PORTLAND — Searching for a fine merlot or perhaps a chardonnay to complement your dinner? Soon, you might find a wine that’s made on India Street in Portland.

The Blue Lobster Urban Winery and Lounge, which plans to open this fall, received unanimous approval from the City Council this week for a liquor license and outdoor dining permit.

Christopher Gamble and Karen Rasmussen plan to operate their microwinery and wine bar out of a 2,400-square-foot space at 61 India St. It would be Portland’s, and possibly Maine’s, first “urban winery,” where grapes are crushed and fermented.

“People (in urban areas) are realizing that they have a customer base at their front door,” Gamble said. “If you can make wine in the city, why not?”

Gamble said his business plan calls for grapes to be imported from California vineyards to his winery in Portland, where they will be de-stemmed, crushed and fermented before the wine is put into oak barrels to age.

Blue Lobster will sell its own wines, he said, but that could take several months after the business opens because of the time it takes for wine to age.

Gamble said urban wineries are catching on across the country. He said the notion that a winery must be adjacent to a vineyard in the countryside is quickly becoming a thing of the past.

Maine Mead Works already operates at 51 Washington Ave. in Portland, making its wine from honey, said Andrew Peters, a mead maker.

Customers can go to Maine Mead Works to taste the wines or for tours, similar to what Blue Lobster plans to do.

“(Blue Lobster) will be a wonderful addition to the Portland beverage industry. If anything, it should bolster the enthusiasm for Maine wines,” Peters said.

“Anytime you get an interesting attraction like this, it’s good for the city,” said Jan Beitzer, director of Portland’s Downtown District. “I think it will be a good fit because we already have a lot of people interested in microbreweries.”

In its application to the city, Blue Lobster said advances in technology and transportation allow vineyards to deliver quality whole grape clusters to wineries anywhere in the country.

That has led to wineries opening in downtown locations across the nation. Before Prohibition, urban wineries thrived in major cities like San Francisco, New York and Los Angeles.

Bettina Doulton owns the Cellardoor Winery, a 68-acre farm and winery in Lincolnville, and is president of the Maine Winery Guild. She said the interest in wines and wine tasting is fueling the trend toward opening wineries in cities.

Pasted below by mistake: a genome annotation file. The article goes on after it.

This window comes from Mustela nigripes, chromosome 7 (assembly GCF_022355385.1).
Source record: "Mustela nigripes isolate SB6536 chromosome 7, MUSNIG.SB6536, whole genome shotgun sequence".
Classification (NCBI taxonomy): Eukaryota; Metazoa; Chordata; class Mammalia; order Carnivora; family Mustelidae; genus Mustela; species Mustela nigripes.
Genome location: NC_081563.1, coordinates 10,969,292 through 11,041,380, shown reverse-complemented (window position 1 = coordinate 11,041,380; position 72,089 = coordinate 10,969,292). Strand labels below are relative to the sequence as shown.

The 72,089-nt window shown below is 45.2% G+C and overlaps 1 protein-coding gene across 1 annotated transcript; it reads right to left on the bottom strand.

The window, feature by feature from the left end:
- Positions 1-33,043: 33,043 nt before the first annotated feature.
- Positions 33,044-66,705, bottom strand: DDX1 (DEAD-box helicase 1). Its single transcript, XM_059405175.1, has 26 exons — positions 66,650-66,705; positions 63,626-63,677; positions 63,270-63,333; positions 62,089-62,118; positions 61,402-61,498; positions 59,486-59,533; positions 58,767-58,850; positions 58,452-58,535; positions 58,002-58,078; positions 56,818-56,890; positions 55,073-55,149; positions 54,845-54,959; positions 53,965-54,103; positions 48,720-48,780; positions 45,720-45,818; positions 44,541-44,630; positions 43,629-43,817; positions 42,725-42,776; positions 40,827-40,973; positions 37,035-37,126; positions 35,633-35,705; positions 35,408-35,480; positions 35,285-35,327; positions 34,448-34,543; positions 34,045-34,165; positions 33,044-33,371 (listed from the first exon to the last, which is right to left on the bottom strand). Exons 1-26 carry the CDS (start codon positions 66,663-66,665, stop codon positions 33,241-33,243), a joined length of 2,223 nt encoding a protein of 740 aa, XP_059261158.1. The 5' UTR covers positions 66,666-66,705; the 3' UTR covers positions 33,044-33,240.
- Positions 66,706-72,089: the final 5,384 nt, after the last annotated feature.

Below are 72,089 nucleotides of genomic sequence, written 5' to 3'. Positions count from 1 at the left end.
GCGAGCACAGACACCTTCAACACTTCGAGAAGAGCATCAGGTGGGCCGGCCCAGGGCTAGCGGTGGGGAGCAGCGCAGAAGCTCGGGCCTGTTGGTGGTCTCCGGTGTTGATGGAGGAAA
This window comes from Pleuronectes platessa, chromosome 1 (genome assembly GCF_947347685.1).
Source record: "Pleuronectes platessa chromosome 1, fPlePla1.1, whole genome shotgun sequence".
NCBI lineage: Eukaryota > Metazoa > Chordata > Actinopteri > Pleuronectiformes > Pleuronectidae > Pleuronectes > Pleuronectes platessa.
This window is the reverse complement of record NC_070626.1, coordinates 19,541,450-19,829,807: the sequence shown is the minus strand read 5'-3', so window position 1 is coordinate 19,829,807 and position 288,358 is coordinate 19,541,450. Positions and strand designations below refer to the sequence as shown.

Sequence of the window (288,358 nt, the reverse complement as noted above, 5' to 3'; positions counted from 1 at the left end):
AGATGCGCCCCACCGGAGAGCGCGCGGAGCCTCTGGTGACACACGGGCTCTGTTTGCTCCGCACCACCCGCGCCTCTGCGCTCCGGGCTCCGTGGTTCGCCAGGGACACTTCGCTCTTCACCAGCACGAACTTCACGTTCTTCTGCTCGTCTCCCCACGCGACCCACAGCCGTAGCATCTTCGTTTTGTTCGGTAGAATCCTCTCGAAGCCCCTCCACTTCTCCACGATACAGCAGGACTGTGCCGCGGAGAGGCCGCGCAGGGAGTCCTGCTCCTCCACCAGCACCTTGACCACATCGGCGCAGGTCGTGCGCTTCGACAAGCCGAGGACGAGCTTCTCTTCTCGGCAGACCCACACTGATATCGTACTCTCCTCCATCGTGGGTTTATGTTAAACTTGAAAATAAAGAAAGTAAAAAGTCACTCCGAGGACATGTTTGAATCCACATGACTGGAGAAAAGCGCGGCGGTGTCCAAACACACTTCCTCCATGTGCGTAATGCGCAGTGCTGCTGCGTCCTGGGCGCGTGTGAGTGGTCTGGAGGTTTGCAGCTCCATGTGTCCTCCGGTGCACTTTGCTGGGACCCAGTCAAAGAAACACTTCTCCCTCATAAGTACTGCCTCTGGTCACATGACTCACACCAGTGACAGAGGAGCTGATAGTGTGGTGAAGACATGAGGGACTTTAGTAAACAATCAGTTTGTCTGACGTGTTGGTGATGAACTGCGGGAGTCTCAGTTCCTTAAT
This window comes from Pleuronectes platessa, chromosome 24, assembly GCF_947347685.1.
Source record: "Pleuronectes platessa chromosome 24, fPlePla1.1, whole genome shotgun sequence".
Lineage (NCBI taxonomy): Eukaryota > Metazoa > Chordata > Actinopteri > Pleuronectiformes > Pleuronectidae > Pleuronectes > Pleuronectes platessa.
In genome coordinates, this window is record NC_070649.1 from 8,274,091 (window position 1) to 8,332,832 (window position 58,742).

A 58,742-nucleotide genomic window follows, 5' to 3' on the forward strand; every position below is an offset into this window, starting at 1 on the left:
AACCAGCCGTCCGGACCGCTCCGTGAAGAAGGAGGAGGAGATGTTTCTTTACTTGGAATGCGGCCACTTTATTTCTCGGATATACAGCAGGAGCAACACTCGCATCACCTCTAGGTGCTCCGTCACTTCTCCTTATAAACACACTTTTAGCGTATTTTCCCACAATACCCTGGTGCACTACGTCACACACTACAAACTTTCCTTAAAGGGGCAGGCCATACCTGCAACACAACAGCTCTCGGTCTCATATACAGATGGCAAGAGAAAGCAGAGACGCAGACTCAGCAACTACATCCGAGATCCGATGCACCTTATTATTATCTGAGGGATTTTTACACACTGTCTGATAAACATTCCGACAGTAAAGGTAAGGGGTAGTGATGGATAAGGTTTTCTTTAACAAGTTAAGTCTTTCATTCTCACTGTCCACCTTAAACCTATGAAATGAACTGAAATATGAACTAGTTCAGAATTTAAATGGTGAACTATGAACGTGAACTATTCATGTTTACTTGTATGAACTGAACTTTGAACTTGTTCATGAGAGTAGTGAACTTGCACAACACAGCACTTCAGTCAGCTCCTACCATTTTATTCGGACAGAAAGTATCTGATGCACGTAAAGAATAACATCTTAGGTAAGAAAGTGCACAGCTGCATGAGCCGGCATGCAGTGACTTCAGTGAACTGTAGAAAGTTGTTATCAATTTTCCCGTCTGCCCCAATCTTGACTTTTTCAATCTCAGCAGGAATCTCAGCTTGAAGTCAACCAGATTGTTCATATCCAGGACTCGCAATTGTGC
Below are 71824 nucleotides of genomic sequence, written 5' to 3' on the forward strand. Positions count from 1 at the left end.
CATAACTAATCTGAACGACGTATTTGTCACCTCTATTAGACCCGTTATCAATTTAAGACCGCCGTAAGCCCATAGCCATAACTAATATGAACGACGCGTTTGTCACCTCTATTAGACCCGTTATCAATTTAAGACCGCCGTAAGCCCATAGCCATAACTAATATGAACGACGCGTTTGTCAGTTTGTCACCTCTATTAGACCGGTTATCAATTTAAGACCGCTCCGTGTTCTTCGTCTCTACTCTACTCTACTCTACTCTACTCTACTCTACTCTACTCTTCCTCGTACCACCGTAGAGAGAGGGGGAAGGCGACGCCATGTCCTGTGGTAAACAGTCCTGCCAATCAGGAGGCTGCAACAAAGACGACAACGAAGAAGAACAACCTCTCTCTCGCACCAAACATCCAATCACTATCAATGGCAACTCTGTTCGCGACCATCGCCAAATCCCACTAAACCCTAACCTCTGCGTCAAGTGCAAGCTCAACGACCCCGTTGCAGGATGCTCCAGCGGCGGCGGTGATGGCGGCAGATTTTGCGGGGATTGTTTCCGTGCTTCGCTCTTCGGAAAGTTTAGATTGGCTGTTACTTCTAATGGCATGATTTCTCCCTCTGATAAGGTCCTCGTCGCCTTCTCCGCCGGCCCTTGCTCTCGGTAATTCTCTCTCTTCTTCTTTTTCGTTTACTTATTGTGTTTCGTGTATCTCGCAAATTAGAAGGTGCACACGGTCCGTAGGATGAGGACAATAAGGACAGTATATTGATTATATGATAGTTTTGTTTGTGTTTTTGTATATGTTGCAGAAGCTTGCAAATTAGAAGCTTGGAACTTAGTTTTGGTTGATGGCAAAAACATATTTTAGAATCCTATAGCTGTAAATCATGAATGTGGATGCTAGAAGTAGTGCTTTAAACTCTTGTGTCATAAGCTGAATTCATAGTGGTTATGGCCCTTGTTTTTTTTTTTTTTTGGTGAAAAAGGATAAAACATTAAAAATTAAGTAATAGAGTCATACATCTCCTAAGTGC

Doulton said more and more wineries are importing and crushing their grapes on site.

Gamble, who lives in Kennebunkport, said Portland is an ideal place for an urban winery, based on its reputation for fine dining, its history as a tourist destination, and city residents’ dedication to supporting local agriculture.

At Monday’s City Council meeting, only one resident spoke against Blue Lobster. Charles Bragdon noted that the winery would be next to the Milestone Foundation, an emergency shelter, detoxification center and extended-care facility for chronic substance abusers.

“I question the wisdom of allowing outdoor dining next to the Milestone Foundation,” Bragdon said. “It could become a boiling pot.”

But John Dana, an outreach counselor for Milestone, said that having a winery next door should not make much of an impact.

Shipyard Brewing Co. is several hundred feet behind Milestone, and Dana noted that his agency serves people who are “out and about” on Portland streets, where a large number of establishments serve alcohol.

Blue Lobster still needs a federal permit to make wine and a license from the Maine Department of Agriculture to become a winery.

Gamble and Rasmussen, who operates the Taco Trio restaurant in South Portland with her husband, Manny Pena, plan to allow their patrons to learn about the age-old practice of making wine.

They also will serve locally crafted beer and hard ciders, along with a selection of local produce, meats and cheeses in their lounge.

“Wine can be a little overwhelming and can come off as being a bit pretentious,” Gamble said. “We want people to be able to come into Blue Lobster and try our wines.”

Staff Writer Dennis Hoey can be contacted at 791-6365 or at:

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